North Africa Theater
Tuareg rebels on March 5 called on the International Criminal Court (ICC) to investigate what they called war crimes committed by Malian government forces during the current conflict. "Soldiers have engaged in acts of torture, summary executions and forced disappearances" in several areas including Timbuktu and Gao, the National Movement for the Liberation of Azawad (MNLA) said in a statement. The movement said its lawyers have asked the ICC to open an investigation "into crimes committed by the Malian army against members of ethnic groups (such as) Fula, Tuareg, Arab and Songhai." (AFP, March 5)
Chad's military announced March 2 that its forces in Mali killed Mokhtar Belmokhtar, the renegade AQIM commander who apparently ordered January's attack on an Algerian gas plant where at least 37 hostages were killed. The statement on Chadian national TV said Belmokhtar was among several militants killed when its forces destroyed a "terrorist base" in the Adrar de Ifhogas mountains. One day earlier, Chad's President Idriss Deby said his forces had killed another al-Qaeda commander, Adelhamid Abou Zeid, in an operation in the same area near the Algerian border. Belmokhtar and Abu Zeid, both Algerians, were said to have been rival AQIM commanders in Mali. (Reuters, BBC News, March 2)
Radio France International (RFI) and French newspaper Libération claim that their reporters discovered, in the ransacked offices of the ORTM national TV station in Timbuktu, a document in which AQIM commander Abdel Malek Droukdel outlines his strategy for Mali. The news website Algérie 1 also publishes excerpts from the 79-page hand-written document dated July 20, 2012, entitled "Roadmap Relating to Islamic Jihad in Azawad." The document is portrayed as revealing a moderated vision of an Islamic state that could win the support of the Tuaregs while hiding the actual role of AQIM.
Some of the worst enemies of the Tuareg people are Westerners who make their livelihood by spreading fear and hatred for an entire population that they do not know. Several days ago, USA Today published an article [Feb. 14] by a young American reporter who wrote that "Tuaregs have long kept slaves," and implied that Tuaregs are still "taking slaves" today and holding them captive. This is incorrect. The Tuaregs do not own slaves today, and do not capture people or hold them as slaves. The reporter based her article largely on propaganda she heard from one individual in southern Mali.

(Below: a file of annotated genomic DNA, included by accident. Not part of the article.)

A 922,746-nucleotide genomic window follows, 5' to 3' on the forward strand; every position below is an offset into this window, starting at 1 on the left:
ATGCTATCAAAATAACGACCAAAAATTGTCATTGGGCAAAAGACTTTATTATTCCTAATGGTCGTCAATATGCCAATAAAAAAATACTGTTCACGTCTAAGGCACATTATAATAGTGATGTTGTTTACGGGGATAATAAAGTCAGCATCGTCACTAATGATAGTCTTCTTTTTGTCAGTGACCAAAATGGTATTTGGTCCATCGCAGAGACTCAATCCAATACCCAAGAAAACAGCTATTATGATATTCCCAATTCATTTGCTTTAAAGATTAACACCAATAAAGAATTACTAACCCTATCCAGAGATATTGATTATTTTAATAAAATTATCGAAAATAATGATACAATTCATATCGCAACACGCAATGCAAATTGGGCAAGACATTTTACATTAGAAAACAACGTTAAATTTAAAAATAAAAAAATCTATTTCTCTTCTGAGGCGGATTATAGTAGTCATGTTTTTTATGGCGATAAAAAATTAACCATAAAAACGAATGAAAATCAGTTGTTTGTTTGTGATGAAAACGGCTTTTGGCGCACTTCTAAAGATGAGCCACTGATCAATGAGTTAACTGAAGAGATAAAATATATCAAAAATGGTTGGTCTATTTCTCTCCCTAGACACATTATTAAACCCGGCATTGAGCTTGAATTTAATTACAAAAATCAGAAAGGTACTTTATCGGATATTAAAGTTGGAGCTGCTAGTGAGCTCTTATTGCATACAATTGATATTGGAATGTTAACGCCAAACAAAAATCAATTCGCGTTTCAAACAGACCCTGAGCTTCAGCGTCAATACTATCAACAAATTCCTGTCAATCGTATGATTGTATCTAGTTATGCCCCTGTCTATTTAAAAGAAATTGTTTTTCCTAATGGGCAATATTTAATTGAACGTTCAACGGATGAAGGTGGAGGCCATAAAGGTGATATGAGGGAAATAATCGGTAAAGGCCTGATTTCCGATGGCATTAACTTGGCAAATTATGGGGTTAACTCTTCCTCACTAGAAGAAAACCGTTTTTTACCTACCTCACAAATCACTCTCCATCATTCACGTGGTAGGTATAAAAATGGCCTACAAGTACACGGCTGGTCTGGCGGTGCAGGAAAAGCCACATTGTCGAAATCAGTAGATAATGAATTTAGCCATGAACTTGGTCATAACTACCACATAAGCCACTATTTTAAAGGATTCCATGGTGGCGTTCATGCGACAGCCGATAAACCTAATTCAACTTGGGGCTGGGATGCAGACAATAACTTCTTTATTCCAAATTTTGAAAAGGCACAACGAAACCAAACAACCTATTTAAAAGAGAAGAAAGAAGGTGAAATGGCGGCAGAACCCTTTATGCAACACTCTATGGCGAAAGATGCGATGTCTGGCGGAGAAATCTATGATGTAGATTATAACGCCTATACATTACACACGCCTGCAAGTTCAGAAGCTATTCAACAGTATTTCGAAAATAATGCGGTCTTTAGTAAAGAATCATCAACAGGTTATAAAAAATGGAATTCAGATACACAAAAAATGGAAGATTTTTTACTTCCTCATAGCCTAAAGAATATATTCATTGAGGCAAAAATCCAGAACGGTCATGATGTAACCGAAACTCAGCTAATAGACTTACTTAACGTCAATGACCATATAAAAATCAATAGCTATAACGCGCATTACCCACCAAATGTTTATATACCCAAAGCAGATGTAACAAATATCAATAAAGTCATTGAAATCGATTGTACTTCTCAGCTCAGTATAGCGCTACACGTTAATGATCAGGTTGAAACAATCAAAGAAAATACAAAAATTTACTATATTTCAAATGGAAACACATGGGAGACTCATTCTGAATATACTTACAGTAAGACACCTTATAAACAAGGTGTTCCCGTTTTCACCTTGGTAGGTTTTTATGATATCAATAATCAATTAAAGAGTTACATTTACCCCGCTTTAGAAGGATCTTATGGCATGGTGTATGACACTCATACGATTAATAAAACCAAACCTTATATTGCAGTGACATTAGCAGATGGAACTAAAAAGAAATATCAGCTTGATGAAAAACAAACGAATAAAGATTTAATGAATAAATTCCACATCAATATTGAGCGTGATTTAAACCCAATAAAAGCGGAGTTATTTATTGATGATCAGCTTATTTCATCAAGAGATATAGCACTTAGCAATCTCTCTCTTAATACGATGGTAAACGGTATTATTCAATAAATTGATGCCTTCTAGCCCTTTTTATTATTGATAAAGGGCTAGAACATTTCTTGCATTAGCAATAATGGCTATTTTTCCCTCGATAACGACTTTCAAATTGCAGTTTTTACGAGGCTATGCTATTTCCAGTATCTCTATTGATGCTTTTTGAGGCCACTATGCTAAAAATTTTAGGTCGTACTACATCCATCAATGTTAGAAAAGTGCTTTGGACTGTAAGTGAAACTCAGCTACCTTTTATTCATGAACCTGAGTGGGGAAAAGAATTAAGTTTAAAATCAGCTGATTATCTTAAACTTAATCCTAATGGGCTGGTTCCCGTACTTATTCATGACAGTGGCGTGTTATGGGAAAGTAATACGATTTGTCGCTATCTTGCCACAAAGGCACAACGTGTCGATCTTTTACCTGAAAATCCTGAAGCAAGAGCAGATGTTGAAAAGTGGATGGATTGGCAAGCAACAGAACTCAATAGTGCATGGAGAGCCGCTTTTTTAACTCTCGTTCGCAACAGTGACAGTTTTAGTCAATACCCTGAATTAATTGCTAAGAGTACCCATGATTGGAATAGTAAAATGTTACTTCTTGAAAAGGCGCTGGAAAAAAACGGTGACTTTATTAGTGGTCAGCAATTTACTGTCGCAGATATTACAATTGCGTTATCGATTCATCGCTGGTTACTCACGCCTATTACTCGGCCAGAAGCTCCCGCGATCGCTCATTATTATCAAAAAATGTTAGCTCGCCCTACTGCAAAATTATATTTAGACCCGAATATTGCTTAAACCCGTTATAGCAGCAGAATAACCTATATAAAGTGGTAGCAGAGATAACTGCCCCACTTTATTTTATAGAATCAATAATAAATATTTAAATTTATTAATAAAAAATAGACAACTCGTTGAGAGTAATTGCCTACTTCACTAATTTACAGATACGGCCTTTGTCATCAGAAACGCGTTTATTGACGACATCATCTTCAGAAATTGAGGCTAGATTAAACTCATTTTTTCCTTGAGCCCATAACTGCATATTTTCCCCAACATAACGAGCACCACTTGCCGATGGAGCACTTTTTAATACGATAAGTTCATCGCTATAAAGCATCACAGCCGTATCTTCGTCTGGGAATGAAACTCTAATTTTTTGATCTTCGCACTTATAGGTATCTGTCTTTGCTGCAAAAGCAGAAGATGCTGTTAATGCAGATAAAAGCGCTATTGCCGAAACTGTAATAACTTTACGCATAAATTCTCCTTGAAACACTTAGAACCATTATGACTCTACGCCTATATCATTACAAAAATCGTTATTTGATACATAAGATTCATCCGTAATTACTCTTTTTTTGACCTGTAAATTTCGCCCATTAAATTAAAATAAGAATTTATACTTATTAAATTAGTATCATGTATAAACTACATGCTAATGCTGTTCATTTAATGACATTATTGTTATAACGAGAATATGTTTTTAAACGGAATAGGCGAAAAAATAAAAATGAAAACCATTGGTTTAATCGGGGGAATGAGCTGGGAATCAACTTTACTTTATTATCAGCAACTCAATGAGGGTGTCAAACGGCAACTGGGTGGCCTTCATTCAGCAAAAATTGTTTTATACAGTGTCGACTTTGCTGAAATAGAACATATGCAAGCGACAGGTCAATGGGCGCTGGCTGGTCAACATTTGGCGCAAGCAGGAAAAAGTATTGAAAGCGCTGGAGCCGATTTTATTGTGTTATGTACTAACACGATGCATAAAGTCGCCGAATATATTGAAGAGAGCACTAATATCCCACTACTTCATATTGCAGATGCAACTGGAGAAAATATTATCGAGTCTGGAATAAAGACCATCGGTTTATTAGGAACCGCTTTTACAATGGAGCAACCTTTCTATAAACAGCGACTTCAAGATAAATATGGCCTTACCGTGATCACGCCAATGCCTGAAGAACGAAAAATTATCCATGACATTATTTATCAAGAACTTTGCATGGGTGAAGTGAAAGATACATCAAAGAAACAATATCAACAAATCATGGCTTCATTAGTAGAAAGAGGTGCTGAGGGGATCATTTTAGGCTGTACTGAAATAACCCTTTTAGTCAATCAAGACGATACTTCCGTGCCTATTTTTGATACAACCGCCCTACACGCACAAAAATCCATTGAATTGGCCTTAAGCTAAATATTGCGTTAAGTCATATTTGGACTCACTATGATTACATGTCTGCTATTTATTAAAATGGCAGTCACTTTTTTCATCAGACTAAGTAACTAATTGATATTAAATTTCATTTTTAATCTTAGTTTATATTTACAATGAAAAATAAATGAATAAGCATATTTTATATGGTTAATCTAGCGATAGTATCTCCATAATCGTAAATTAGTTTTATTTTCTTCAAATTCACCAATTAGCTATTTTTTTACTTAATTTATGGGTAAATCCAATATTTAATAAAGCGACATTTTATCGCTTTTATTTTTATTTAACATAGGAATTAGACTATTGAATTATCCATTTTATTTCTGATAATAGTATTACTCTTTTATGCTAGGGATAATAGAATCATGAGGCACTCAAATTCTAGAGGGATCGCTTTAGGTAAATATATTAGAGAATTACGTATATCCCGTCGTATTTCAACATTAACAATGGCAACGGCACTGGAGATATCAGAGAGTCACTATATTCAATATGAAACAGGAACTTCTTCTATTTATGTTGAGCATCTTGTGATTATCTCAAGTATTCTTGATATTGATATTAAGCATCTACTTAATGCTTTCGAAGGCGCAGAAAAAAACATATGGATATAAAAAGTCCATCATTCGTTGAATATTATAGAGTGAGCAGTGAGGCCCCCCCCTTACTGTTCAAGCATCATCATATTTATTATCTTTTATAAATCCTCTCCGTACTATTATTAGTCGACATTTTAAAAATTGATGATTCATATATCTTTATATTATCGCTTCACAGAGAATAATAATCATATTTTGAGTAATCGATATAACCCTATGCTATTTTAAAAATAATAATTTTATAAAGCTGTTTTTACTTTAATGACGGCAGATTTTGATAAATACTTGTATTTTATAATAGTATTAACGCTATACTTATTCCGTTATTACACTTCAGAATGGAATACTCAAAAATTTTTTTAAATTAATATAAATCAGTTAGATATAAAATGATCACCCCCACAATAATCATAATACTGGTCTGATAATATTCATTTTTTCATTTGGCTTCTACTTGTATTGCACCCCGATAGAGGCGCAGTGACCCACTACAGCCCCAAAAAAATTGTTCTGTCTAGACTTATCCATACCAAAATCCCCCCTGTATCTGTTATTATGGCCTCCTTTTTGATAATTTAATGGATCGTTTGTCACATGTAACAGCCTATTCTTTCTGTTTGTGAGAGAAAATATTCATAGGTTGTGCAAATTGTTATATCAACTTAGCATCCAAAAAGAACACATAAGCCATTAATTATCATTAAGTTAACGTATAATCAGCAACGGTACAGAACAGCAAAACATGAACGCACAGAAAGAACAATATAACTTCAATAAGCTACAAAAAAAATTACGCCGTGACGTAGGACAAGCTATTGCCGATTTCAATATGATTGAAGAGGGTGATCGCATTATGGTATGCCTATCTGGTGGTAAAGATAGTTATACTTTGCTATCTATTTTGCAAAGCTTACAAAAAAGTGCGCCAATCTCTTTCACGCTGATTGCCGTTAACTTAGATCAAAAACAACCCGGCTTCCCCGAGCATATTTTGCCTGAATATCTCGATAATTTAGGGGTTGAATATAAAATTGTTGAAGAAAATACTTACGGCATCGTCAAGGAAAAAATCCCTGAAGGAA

Under an agreement signed Jan. 30 in the port of Agadir, 1,400 US Marines and 900 Moroccan soldiers will join in April on the North African country's Atlantic coast for a training exercise dubbed "African Lion." The joint forces will land more than 200 vehicles at Agadir and advance with weapons and equipment 300 kilometers before returning to the starting point where they will disassemble the equipment for re-embarkation within 24 hours. The forces will deploy long-range missiles that can reach targets more than 60 kilometers away accurately—a first for an exercise involving Morocco.
More than 3,000 Tunisians, led by the father of assassinated opposition figure Chokri Belaid, marched through the capital Feb. 23 in a protest against the government's "slow" investigation into the slaying. The case has become a focal point for widespread grievances against the ruling Islamist party and the country's economic state. (AP, Feb. 23) Tunisian authorities say they have arrested an unspecified number of suspects in the killing, but Belaid's family says members of the ruling Ennahda party were behind the assassination, and are being protected. (Middle East Online, Feb. 21)
President Obama announced Feb. 22 that about 100 US troops have been mobilized to Niger to help set up a new base for supposedly unarmed Predator drones to conduct surveillance in the region. The new drone base is to be located for now in the capital, Niamey. The only permanent US base in Africa is in Djibouti, but Niamey may now constitute a second. (NYT, Feb. 22) Also Feb. 22, Chad announced that 13 of its soldiers and 65 Islamist rebels were killed in a fierce battle in the mountain region of Adrar des Ifoghas, on Mali's border with Algeria. In other fighting that day, at Tessalit, on the edge of the mountains, two vehicles carrying civilians and members of the MNLA Tuareg rebel group exploded, killing three and wounding several others. (VOA, Feb. 22) A second car bomb attack in Khalil, on the Algerian border, left five MNLA fighters dead. (Reuters, France24, Feb. 22)
A Rabat military court on Feb. 17 handed prison sentences, including eight life terms, to a group of 24 Sahrawis accused of killing members of the security forces in Morocco-occupied Western Sahara in 2010. Four received 30-year terms, while 25th defendant was tried in absentia and given a life sentence. The charges, including "forming criminal gangs, and violence against the security forces leading to deaths and the mutilation of corpses," stemmed from violence surrounding the November 2010 eviciton of a protest encampment at Gdim Izik outside Laayoune, capital of the occupied territory. Amnesty International condemned the military trial as "flawed from the outset," and called for an investigation of claims that incriminating statements had been made under torture. (Reuters, Al Jazeera, Feb. 17)